The situations created in Monica’s drawings, where people donning Mickey’s ears appear in different situations, invite us to consider up to what point images or symbols can be considered in the public domain, freely reproducible or convertible. Indeed, what is the entertainment industry’s strategy to transform the vernacular culture of popular tales into private property? Don’t be fooled, Mickey Mouse is not Walt Disney’s exclusive creation. His empire was built on the appropriation of other people’s creativity. Steamboat Willie, the animation film starred by the mouse in 1928 had its plot openly copied from Buster Keaton’s Steamboat Will (1928). Decades later, when an entrepreneur published a pirate version of Wally Wood’s poster for sale, reaching a wider public and achieving commercial success, Disney tried to sue him. The case was settled out of court.
What was a work in the public domain becomes an image and a product fenced out by absurd laws regulating property rights. Interestingly, one of Monica’s drawings brings our attention to this subject, as one of Velazquez’ Meninas is featured donning Mickey’s ears and a brief visual legend shows this icon in the context of the clash between copyright and copyleft’s free reproduction. Its title refers to the Sonny Bono Copyright Term Extension Act, aka Mickey Mouse Protection Act. In brief, every time Mickey Mouse is threatened to become an image in public domain, the act of extension saves him from appropriation by “freezing”. In 2003, the American Supreme Court prolonged Mickey Mouse’s copyrights for further 20 years. Disney was able to appropriate, for instance, classic authors such as the Grimm brothers, stealing their tales… but you cannot “take advantage” of Disney.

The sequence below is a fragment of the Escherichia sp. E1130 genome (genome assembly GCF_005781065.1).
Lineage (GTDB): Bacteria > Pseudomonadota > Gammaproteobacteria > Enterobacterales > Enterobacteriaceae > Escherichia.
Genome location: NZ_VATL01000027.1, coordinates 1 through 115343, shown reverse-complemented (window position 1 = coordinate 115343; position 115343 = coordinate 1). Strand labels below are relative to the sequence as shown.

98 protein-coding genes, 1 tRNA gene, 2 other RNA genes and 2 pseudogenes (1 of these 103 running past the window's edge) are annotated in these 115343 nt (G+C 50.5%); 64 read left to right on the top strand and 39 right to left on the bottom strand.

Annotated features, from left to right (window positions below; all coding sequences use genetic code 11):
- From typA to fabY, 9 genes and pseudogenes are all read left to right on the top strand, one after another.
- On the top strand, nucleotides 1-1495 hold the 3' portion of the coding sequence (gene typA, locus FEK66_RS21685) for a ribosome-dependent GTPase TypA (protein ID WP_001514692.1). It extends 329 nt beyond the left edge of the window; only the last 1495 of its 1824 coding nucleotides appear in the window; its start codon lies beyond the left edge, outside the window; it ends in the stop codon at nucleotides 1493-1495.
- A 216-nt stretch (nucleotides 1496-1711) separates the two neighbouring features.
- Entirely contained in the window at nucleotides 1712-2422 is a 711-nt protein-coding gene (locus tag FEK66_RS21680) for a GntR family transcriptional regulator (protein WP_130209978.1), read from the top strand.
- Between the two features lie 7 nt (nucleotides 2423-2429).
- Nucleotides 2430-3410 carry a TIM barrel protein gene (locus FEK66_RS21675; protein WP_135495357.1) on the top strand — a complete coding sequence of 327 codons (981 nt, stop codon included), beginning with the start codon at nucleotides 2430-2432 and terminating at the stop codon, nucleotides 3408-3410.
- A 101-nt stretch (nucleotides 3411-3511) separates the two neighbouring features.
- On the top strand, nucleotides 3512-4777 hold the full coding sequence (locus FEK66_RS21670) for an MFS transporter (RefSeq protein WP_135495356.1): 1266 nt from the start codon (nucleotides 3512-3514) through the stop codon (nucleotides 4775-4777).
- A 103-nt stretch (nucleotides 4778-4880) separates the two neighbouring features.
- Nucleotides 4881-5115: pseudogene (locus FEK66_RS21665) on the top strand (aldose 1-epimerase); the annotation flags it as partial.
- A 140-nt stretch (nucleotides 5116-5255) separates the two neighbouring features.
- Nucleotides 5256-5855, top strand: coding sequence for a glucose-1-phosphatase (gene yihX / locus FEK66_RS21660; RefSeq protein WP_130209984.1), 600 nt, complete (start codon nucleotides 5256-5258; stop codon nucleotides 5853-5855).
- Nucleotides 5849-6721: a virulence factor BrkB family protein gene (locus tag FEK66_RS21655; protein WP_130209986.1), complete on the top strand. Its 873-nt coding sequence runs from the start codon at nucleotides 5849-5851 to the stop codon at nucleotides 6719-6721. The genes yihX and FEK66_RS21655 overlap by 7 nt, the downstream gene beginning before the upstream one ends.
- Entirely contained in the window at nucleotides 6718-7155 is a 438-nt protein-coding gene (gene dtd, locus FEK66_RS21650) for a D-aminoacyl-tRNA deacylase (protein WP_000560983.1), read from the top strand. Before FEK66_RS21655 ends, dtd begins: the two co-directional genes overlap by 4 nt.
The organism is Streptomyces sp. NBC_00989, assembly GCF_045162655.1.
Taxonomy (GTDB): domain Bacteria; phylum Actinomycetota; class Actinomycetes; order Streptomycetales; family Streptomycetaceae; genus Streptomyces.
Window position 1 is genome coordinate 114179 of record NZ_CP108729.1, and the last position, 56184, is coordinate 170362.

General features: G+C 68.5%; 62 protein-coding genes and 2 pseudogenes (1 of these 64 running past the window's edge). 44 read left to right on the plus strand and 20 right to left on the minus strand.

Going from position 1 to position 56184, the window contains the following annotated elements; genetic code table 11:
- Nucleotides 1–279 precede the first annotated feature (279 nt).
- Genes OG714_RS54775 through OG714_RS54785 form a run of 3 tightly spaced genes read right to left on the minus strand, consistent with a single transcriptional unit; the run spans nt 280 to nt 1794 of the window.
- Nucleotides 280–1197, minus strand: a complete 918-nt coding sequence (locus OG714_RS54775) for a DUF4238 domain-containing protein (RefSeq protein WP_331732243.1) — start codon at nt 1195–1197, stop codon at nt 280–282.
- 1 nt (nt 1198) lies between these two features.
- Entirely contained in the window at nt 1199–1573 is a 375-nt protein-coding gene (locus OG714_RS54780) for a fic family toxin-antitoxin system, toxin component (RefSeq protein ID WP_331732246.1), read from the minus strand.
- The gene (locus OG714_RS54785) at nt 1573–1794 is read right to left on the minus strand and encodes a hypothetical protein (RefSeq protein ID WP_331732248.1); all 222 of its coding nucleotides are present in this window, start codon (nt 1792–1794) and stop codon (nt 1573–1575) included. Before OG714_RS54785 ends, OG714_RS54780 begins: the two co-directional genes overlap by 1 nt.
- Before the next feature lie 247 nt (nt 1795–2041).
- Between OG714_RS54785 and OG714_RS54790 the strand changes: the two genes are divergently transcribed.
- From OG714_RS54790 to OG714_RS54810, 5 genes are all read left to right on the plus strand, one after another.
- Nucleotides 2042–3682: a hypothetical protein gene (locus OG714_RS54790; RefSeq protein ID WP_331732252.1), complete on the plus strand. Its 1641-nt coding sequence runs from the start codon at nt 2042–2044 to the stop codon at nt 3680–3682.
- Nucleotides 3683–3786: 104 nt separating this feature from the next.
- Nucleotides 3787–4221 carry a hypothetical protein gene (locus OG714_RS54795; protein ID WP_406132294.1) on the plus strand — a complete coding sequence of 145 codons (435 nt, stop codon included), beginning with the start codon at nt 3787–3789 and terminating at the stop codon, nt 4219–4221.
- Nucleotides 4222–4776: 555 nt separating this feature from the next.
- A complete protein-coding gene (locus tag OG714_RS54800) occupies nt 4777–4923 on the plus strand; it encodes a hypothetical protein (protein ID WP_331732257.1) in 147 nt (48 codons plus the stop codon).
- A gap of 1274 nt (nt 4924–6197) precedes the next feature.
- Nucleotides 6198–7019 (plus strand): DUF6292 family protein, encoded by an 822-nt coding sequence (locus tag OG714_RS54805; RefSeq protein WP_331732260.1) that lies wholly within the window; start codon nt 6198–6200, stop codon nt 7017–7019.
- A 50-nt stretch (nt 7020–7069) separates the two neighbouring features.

I could say that Mickey is the antithesis of what he apparently represents, calling the mouse the “demon” himself, but reality is a lot more complicated than that. Someone intent on carrying out the cognitive mapping of the enormous network of big corporations would find relations between those at the head of Disney’s magic kingdom and the industrial-military complex. Monica metaphorically comes close to such links when she has Mickey’s ears grow on the heads of American soldiers, in a drawing titled Army Mickey. Following my empirical inclination of mapping such networks, seeking strong and weak links, I have found out that executives of Lockheed Martin, the world greatest weapons manufacturer and great supplier to the military might employed in the Iraq War, are connected to ConocoPhillips, a powerful American oil company, which, in its turn, is linked to Boeing, that links up with Disney’s boardroom.